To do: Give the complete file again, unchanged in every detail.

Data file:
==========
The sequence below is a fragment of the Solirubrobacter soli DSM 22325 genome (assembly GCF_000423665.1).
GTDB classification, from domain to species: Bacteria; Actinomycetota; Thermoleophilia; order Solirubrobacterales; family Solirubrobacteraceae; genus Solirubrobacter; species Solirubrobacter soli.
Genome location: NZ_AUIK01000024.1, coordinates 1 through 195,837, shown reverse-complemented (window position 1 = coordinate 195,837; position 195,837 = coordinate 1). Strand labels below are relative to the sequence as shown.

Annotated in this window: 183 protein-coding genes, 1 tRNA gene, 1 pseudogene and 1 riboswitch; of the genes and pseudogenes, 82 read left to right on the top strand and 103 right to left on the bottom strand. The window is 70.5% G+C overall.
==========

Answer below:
The sequence below is a fragment of the Solirubrobacter soli DSM 22325 genome (assembly GCF_000423665.1).
GTDB classification, from domain to species: Bacteria; Actinomycetota; Thermoleophilia; order Solirubrobacterales; family Solirubrobacteraceae; genus Solirubrobacter; species Solirubrobacter soli.
Genome location: NZ_AUIK01000024.1, coordinates 1 through 195,837, shown reverse-complemented (window position 1 = coordinate 195,837; position 195,837 = coordinate 1). Strand labels below are relative to the sequence as shown.

Annotated in this window: 183 protein-coding genes, 1 tRNA gene, 1 pseudogene and 1 riboswitch; of the genes and pseudogenes, 82 read left to right on the top strand and 103 right to left on the bottom strand. The window is 70.5% G+C overall.